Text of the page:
One of the pillars of the autonomous system is the computing platform. This essential component provides the other subsystems with the required amount of processing power to perform their various functions. This component needs to be small, robust, and consume as little power as possible to prevent any avoidable negative impact on the performance or lifetime of the vehicle. The computational units which make up this component must operate at various levels, some performing high-level situational analysis and environment hypothesis, while others are transforming and transferring data, and providing low-level safety functions close to the hardware layer. To provide all of these functions, a total of four computational units are used.

First is the NVIDIA Jetson TX2. Provided to the team by Silver sponsors Xenon and NVIDIA, this credit-card sized graphical processor contains 256 CUDA enabled cores arranged in 4 multiprocessor units. It lends itself well to image processing due to the highly parallel nature of such tasks. For this reason, the TX2 is solely dedicated to processing stereo images from the car’s stereoscopic camera. The outcome of this processing is a set of cone positions in the coordinate frame of the vehicle which is passed to the Extended Kalman Filter (EKF) for sensor fusion.

Second is the Intel i7 8600 processor. This houses the remaining components of the high-level autonomous software system. These include LiDAR cone detection, SLAM (‘Simultaneous Localization and Mapping’ using an EKF), path planning, motion control, GPS, and the vehicle interface layer. The flow of information through this machine is quite linear. First, the cones and GPS/IMU data is fused together in the EKF. The resultant trackmap and vehicle state is passed on to path planning, which generates a desired vehicle path. This is then passed to motion control which decides how the vehicle should be actuated to follow the path. This is finally sent to the vehicle interface layer to be executed.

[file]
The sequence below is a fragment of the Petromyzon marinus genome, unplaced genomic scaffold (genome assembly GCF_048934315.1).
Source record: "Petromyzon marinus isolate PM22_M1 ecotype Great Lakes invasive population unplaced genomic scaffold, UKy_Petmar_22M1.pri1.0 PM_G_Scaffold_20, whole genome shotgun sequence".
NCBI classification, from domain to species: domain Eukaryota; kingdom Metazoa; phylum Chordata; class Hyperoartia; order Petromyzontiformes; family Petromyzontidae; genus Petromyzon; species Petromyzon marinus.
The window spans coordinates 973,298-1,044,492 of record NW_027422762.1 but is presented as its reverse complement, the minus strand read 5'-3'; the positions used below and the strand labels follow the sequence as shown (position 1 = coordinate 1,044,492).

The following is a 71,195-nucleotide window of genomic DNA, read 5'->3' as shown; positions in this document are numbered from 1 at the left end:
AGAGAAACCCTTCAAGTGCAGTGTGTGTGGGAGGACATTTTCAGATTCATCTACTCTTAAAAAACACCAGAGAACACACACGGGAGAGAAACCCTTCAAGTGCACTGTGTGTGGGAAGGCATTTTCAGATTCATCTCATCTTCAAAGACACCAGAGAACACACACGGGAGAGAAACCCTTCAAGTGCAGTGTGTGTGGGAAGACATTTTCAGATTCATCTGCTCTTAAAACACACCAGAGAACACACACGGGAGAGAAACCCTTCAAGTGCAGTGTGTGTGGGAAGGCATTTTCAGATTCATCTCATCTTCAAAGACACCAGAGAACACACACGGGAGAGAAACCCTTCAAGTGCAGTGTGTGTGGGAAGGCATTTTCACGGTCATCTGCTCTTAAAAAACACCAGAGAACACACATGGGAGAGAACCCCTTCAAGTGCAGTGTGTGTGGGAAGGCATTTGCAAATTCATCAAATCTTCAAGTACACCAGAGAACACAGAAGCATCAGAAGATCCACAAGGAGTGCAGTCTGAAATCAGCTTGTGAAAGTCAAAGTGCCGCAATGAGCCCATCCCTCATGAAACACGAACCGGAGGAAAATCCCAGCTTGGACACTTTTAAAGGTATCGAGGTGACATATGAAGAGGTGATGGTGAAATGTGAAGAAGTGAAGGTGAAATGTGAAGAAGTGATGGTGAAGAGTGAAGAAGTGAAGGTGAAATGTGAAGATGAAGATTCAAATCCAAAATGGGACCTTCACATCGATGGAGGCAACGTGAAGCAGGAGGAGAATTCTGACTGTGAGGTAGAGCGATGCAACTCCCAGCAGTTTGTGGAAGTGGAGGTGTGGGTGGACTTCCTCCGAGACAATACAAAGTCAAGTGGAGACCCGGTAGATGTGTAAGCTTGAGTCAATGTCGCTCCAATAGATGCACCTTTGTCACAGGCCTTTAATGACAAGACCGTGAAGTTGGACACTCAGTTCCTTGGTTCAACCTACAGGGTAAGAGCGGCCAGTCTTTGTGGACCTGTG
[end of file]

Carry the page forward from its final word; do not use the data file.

The vehicle interface layer communicates using UART to a Cypress PSoC 5LP. This is a highly configurable microcontroller which houses a rules compliant state machine to track the status of the vehicle as it performs the required tasks. It performs safety critical functions and interfaces with a custom PCB which uses non-programmable logic blocks to further ensure the system is correct and operational. Kinematic requests from motion control are validated by the state machine, before being packaged into a message to be transmitted on the vehicle’s autonomous CAN bus.

These requests are read off the CAN bus and decoded by the MoTeC M150 Engine Control Unit (ECU), which is in control of the actual vehicle itself. The M150 performs its own validation, before finally communicating with the required components of the vehicle to service the requested acceleration and steering angle.

At the high-level layers, to aid in the integration of the various components, Robot Operating System (ROS) was utilized. Contrary to its name, this is not a conventional operating system, but rather a set of tools and libraries which help in the development of robotic systems. It provides methods to isolate components into logical blocks called ‘nodes’ which communicate using the network transport layer. This allows the various elements to be developed in isolation, and for ‘nodes’ to be easily swapped out with newer version, or potentially simulated versions for testing.

To ensure the system is operational, each ROS component contains an internal state machine which helps a master controller keep track of the running subcomponents. Each subcomponent, or ‘child node’ publishes heartbeats to the master controller. These are monitored, collated, and published to the PSoC microcontroller. This further monitors the heartbeats and generates a periodic pulse to a physical watchdog IC (Integrated Circuit) which stops the car if the pulse dies. This chain of active safety ensures that the vehicle will only remain operational if all components are actively working and are not blocked.

All of these processing units come together to create the autonomous computing system, which is ultimately one of the foundations of the autonomous vehicle. In the future we’re looking towards using an NVIDIA Xavier to increase the visual processing throughput, allowing for more accurate landmark detection and ultimately a faster, more reliable car which will help pave the way for Monash Motorsport in this new and exciting field of engineering.

by James Wyatt